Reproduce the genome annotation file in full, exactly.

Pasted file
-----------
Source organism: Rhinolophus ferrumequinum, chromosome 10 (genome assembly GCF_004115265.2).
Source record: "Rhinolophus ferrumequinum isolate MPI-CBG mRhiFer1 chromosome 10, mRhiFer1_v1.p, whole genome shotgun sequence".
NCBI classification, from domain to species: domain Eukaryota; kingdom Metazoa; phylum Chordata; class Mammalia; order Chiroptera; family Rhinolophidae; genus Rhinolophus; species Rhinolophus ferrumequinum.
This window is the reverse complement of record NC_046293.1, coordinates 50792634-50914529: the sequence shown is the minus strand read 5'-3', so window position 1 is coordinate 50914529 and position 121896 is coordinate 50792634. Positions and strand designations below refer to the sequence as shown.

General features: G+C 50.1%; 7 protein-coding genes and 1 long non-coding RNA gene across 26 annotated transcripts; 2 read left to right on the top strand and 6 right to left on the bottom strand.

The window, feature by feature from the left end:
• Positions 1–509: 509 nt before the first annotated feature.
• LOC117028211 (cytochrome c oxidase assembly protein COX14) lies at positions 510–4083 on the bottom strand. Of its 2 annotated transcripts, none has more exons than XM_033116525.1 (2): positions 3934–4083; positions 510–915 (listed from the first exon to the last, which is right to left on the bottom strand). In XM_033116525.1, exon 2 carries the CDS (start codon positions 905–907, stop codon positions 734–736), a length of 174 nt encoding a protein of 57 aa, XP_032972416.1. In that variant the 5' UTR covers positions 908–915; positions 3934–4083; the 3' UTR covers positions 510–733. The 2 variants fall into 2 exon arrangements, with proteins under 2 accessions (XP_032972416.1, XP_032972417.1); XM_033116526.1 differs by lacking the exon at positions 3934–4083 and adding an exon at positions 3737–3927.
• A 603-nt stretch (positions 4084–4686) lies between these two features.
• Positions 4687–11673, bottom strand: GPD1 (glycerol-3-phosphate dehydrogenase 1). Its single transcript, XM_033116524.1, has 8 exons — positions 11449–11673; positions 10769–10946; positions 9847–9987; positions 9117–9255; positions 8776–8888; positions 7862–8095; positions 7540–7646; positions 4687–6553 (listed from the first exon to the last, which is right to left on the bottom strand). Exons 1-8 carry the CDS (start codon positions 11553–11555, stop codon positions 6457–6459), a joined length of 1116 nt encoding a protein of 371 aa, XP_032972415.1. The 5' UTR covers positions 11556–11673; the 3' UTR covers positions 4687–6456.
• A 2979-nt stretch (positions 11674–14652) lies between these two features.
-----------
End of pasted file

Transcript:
Source organism: Rhinolophus ferrumequinum, chromosome 10 (genome assembly GCF_004115265.2).
Source record: "Rhinolophus ferrumequinum isolate MPI-CBG mRhiFer1 chromosome 10, mRhiFer1_v1.p, whole genome shotgun sequence".
NCBI classification, from domain to species: domain Eukaryota; kingdom Metazoa; phylum Chordata; class Mammalia; order Chiroptera; family Rhinolophidae; genus Rhinolophus; species Rhinolophus ferrumequinum.
This window is the reverse complement of record NC_046293.1, coordinates 50792634-50914529: the sequence shown is the minus strand read 5'-3', so window position 1 is coordinate 50914529 and position 121896 is coordinate 50792634. Positions and strand designations below refer to the sequence as shown.

General features: G+C 50.1%; 7 protein-coding genes and 1 long non-coding RNA gene across 26 annotated transcripts; 2 read left to right on the top strand and 6 right to left on the bottom strand.

The window, feature by feature from the left end:
• Positions 1–509: 509 nt before the first annotated feature.
• LOC117028211 (cytochrome c oxidase assembly protein COX14) lies at positions 510–4083 on the bottom strand. Of its 2 annotated transcripts, none has more exons than XM_033116525.1 (2): positions 3934–4083; positions 510–915 (listed from the first exon to the last, which is right to left on the bottom strand). In XM_033116525.1, exon 2 carries the CDS (start codon positions 905–907, stop codon positions 734–736), a length of 174 nt encoding a protein of 57 aa, XP_032972416.1. In that variant the 5' UTR covers positions 908–915; positions 3934–4083; the 3' UTR covers positions 510–733. The 2 variants fall into 2 exon arrangements, with proteins under 2 accessions (XP_032972416.1, XP_032972417.1); XM_033116526.1 differs by lacking the exon at positions 3934–4083 and adding an exon at positions 3737–3927.
• A 603-nt stretch (positions 4084–4686) lies between these two features.
• Positions 4687–11673, bottom strand: GPD1 (glycerol-3-phosphate dehydrogenase 1). Its single transcript, XM_033116524.1, has 8 exons — positions 11449–11673; positions 10769–10946; positions 9847–9987; positions 9117–9255; positions 8776–8888; positions 7862–8095; positions 7540–7646; positions 4687–6553 (listed from the first exon to the last, which is right to left on the bottom strand). Exons 1-8 carry the CDS (start codon positions 11553–11555, stop codon positions 6457–6459), a joined length of 1116 nt encoding a protein of 371 aa, XP_032972415.1. The 5' UTR covers positions 11556–11673; the 3' UTR covers positions 4687–6456.
• A 2979-nt stretch (positions 11674–14652) lies between these two features.